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ERIC Number: ED520755
Record Type: Non-Journal
Publication Date: 2010
Pages: 106
Abstractor: As Provided
ISBN: ISBN-978-1-1242-2423-7
School Choice, Competition, and Academic Quality: Essays on the Milwaukee Parental Choice Program
Mader, Nicholas Salomon
ProQuest LLC, Ph.D. Dissertation, The University of Wisconsin - Madison
The essays of this dissertation contribute to the understanding of how public schools respond to competition in educational markets. Evidence is drawn from the Milwaukee Parental Choice Program, the longest-running and largest-scale private school voucher program in the United States. A major justification school choice programs is that they create market-based accountability for public schools. By both giving families the choice to opt out of bad public schools and tying revenue losses to their departure, a "competition effect" is hypothesized where school choice programs induce low-performing schools to improve their quality in order to retain their enrollment and thus their funding. The first essay contributes to the recent literature on school effects, using a flexible approach to measure the response of student achievement growth in schools facing nearby entry of private schools to the voucher program. The response of schools to competition is found to vary significantly by the percentage of that school's enrollment that is eligible for the voucher program. Those with the most eligible students show the least positive effect explained by the fact that, by the targeting of the voucher program, these are also the school serving the most low-income households. In general, while point estimates of the competition effect are positive, the average marginal treatment effects of facing an additional competitor are small and generally statistically insignificant. The second essay is the first to study competition effects using estimates of household demand to study how enrollment flows are affected by the entry of competing schools. Characterizations of demand find taste heterogeneity across different types of households, and that proximity, racial balance, and peer group composition are important determinants of choice in addition to school quality. The magnitude of predicted enrollment expected to leave to competitors is small, rarely exceeding 4% in any given year. This approach finds competition effects for math and reading that are statistically significant but small and, similar to Essay 1, that low-income public schools show the least positive response to competition. Overall, the findings of this work indicate a very low and poorly-distributed return to school choice programs relative to their cost. [The dissertation citations contained here are published with the permission of ProQuest LLC. Further reproduction is prohibited without permission. Copies of dissertations may be obtained by Telephone (800) 1-800-521-0600. Web page:]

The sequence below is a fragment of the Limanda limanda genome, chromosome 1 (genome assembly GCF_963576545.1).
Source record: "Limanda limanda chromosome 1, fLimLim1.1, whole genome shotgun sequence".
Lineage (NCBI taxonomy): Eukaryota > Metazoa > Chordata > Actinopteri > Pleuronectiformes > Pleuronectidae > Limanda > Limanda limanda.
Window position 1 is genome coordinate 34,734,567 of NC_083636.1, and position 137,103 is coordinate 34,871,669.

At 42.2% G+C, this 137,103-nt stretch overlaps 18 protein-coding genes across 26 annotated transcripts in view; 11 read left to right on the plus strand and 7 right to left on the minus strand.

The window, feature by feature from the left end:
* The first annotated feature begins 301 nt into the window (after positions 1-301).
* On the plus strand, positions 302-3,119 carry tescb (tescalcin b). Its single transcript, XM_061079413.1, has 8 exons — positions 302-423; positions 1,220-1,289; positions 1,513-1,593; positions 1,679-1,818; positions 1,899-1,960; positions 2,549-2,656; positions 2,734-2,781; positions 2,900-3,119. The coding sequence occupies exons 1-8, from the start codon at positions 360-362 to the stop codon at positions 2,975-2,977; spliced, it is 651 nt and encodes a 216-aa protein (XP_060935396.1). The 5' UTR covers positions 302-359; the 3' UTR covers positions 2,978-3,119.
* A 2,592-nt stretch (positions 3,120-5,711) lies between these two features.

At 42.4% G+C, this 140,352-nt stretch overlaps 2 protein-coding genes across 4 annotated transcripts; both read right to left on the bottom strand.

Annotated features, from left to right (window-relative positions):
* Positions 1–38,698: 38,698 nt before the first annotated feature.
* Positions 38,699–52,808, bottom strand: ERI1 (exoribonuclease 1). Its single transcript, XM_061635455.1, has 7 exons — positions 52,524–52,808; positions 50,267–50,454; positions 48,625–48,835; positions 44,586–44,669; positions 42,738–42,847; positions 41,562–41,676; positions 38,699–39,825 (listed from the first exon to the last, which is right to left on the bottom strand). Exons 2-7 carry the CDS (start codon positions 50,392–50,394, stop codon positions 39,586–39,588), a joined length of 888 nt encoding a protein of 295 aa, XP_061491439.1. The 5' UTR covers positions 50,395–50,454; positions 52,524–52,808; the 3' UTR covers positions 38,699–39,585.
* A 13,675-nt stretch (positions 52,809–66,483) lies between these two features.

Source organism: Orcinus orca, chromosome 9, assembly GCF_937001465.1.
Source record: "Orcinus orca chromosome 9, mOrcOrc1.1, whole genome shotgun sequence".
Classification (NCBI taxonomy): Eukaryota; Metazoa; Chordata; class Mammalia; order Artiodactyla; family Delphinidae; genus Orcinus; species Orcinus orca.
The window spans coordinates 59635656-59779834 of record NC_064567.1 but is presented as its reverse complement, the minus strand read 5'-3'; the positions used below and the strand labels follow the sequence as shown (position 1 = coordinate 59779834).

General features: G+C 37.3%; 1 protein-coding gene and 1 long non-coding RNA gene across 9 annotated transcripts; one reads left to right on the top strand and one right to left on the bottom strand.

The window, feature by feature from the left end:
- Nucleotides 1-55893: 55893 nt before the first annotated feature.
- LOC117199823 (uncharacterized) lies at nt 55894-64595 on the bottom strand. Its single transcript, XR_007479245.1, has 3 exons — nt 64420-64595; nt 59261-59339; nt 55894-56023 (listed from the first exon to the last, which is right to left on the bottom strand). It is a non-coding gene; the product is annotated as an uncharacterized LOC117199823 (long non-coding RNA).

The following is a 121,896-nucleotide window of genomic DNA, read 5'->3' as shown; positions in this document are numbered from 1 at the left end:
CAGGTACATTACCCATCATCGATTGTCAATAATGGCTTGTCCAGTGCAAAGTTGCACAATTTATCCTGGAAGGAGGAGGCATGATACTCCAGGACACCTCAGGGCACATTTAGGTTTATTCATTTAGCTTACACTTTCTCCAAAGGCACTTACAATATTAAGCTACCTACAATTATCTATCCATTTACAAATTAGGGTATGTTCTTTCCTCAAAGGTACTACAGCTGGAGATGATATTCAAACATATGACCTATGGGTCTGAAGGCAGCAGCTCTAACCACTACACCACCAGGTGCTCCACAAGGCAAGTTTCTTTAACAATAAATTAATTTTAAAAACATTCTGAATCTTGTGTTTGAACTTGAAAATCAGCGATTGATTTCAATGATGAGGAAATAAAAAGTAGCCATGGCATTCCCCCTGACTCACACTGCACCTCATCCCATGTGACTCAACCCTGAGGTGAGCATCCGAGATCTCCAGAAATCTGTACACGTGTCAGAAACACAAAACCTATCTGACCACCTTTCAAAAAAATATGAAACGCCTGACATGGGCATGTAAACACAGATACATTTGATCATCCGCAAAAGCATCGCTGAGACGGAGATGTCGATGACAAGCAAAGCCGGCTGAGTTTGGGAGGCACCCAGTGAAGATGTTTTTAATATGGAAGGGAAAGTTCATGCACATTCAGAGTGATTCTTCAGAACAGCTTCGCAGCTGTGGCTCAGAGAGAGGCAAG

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Publication Type: Dissertations/Theses - Doctoral Dissertations
Education Level: Elementary Secondary Education
Audience: N/A
Language: English
Sponsor: N/A
Authoring Institution: N/A
Identifiers - Location: Wisconsin
Grant or Contract Numbers: N/A